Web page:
- In Pakistan, the government will be blocking the SIM cards of vaccine refusers, and allowing business to resume in areas with a vaccination rate of greater than 20%
- In Indonesia, vaccine refusers will have any social aid suspended and face fines
- In the Philippines, the President is threatening to find ways to legalize arresting and forcing vaccination for refusers
- A retrospective analysis of vaccination data in Israel found a peak of 2nd dose vaccinations correlating with the exemption of quarantine for vaccinated individuals beginning January 17th, and high rates continued following the day with the highest new daily cases as well as the day of highest fatality rates
- Israeli survey of 500 individuals found that 21% of respondents were not intending to vaccinate. The implementation of the ‘Green Pass’ would possibly or definitely convince 31% of respondents, but 46% of respondents indicated that it would not.
May 27, 2021
Vaccine incentives are beginning to emerge in North America in various forms due to a lagging vaccine uptake combined with the threat of SARS-CoV-2 variants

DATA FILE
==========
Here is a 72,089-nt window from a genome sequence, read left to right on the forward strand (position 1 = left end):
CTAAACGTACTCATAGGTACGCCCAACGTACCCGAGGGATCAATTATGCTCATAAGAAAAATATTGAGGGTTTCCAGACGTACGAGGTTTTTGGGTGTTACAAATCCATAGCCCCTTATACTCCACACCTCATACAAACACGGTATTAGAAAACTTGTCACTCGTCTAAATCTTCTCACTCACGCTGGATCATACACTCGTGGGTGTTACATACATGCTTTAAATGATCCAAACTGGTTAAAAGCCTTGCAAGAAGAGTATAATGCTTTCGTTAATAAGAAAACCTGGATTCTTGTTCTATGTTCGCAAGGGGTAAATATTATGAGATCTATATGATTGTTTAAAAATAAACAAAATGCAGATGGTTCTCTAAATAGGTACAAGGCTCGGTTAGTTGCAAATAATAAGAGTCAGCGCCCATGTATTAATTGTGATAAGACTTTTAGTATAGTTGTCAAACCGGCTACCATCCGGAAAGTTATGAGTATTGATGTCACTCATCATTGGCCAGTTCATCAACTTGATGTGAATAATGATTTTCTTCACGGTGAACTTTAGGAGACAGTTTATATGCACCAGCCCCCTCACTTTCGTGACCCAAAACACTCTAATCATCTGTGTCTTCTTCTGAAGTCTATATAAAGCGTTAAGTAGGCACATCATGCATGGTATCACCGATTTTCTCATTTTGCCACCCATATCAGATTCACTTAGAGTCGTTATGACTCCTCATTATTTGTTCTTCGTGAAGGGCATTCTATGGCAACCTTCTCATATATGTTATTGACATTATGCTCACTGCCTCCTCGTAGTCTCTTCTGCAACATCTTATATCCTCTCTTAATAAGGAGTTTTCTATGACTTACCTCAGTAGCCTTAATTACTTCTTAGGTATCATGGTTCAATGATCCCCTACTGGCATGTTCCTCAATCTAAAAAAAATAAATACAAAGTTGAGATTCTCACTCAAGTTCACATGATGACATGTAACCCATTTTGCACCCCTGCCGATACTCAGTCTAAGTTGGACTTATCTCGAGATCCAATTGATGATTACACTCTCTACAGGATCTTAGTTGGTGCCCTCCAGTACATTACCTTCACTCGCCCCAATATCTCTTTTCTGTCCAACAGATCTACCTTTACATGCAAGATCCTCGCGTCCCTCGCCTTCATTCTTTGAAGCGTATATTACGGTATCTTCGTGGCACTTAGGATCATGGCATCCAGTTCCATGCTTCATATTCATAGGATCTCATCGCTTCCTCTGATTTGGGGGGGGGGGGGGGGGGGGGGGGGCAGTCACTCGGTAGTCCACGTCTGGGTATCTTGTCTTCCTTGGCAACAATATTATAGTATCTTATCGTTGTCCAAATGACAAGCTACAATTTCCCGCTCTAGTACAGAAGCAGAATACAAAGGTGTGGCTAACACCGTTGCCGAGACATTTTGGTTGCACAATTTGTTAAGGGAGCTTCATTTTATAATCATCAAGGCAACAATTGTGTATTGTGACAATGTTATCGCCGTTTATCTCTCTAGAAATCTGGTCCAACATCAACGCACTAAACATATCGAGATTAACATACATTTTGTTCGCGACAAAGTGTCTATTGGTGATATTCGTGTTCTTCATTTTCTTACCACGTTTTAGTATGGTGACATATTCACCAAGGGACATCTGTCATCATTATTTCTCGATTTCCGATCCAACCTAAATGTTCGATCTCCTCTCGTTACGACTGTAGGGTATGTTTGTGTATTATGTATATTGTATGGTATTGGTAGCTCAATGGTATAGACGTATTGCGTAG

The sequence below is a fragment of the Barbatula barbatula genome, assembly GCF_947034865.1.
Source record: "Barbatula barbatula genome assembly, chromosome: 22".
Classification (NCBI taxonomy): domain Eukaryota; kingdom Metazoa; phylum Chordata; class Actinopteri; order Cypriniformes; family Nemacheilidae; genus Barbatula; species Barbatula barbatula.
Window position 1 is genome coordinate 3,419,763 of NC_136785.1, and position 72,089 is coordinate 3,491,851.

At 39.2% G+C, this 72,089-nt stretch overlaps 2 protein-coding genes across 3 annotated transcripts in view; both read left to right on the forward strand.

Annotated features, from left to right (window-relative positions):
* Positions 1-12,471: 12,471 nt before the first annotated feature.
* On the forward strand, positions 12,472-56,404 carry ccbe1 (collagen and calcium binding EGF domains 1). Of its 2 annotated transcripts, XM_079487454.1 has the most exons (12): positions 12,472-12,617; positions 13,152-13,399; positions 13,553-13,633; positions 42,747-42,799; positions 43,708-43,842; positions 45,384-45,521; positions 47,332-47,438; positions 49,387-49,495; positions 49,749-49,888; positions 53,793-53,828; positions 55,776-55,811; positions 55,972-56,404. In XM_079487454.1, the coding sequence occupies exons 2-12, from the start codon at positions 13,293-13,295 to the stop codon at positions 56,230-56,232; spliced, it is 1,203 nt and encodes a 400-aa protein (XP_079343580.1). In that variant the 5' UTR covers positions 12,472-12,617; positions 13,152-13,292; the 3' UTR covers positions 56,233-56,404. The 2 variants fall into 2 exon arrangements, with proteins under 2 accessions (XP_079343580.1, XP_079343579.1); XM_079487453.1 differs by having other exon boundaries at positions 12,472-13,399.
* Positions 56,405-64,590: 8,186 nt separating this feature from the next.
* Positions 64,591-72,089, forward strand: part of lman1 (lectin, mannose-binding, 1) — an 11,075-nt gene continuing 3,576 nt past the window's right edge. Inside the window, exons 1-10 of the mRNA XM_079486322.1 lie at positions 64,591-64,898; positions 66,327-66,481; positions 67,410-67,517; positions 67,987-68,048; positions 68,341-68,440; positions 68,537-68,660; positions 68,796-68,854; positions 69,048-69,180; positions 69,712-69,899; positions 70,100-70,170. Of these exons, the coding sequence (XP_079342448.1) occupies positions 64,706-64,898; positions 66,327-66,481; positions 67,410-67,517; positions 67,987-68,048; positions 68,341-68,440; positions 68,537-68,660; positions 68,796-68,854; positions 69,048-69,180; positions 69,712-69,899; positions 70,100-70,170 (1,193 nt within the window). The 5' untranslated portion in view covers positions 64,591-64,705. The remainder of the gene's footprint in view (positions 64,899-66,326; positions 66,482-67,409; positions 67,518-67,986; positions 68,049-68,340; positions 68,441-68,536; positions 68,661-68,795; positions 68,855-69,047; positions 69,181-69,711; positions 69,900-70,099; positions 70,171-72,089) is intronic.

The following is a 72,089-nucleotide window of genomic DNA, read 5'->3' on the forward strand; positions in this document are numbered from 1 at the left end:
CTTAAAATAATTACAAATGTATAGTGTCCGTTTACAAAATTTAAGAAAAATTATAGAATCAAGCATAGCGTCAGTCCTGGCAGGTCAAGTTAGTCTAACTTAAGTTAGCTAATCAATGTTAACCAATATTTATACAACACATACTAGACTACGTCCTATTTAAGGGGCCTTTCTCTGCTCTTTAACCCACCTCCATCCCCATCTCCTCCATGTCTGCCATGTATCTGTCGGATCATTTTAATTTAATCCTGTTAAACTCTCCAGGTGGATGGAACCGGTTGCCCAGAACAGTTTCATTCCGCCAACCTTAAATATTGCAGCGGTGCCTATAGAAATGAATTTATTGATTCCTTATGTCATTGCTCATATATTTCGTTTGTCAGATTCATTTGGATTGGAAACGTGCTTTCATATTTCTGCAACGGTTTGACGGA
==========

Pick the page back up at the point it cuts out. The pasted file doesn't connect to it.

Vaccine incentives range from free items and discounts offered by businesses to customers to financial incentives offered by companies to employees such as paid time off or cash bonuses
Some states/provinces have developed vaccine incentive programs offering large lotteries with cash prizes or scholarship awards, cash incentives or offers for free/discounted entertainment options
Some incentives are specifically geared to high priority populations, for example offering gift cards to anyone within a certain age demographic that receives a vaccine at certain sites, or offering the single-dose Johnson & Johnson vaccine at walk-up vaccination sites in subway stations with the addition of free transit passes